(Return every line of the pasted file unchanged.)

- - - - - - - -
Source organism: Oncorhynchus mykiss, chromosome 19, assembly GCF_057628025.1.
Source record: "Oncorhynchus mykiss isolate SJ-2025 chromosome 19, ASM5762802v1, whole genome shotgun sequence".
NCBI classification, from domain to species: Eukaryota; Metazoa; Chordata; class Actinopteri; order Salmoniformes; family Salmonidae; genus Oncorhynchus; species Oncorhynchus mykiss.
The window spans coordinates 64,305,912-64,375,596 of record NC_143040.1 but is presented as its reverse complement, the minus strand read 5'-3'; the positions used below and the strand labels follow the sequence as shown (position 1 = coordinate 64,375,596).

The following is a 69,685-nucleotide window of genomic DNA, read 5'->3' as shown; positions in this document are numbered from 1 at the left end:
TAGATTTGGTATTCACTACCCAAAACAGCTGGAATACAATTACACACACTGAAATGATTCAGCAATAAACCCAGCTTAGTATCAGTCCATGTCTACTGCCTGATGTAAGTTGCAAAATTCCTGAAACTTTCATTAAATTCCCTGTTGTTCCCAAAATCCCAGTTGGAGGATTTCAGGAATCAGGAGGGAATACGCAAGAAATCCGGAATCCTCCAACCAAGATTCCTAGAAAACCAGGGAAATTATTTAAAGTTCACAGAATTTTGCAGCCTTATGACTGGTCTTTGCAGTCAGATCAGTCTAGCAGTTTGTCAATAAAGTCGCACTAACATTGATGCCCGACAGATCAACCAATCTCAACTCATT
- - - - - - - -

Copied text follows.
Source organism: Oncorhynchus mykiss, chromosome 19, assembly GCF_057628025.1.
Source record: "Oncorhynchus mykiss isolate SJ-2025 chromosome 19, ASM5762802v1, whole genome shotgun sequence".
NCBI classification, from domain to species: Eukaryota; Metazoa; Chordata; class Actinopteri; order Salmoniformes; family Salmonidae; genus Oncorhynchus; species Oncorhynchus mykiss.
The window spans coordinates 64,305,912-64,375,596 of record NC_143040.1 but is presented as its reverse complement, the minus strand read 5'-3'; the positions used below and the strand labels follow the sequence as shown (position 1 = coordinate 64,375,596).

The following is a 69,685-nucleotide window of genomic DNA, read 5'->3' as shown; positions in this document are numbered from 1 at the left end:
TAGATTTGGTATTCACTACCCAAAACAGCTGGAATACAATTACACACACTGAAATGATTCAGCAATAAACCCAGCTTAGTATCAGTCCATGTCTACTGCCTGATGTAAGTTGCAAAATTCCTGAAACTTTCATTAAATTCCCTGTTGTTCCCAAAATCCCAGTTGGAGGATTTCAGGAATCAGGAGGGAATACGCAAGAAATCCGGAATCCTCCAACCAAGATTCCTAGAAAACCAGGGAAATTATTTAAAGTTCACAGAATTTTGCAGCCTTATGACTGGTCTTTGCAGTCAGATCAGTCTAGCAGTTTGTCAATAAAGTCGCACTAACATTGATGCCCGACAGATCAACCAATCTCAACTCATT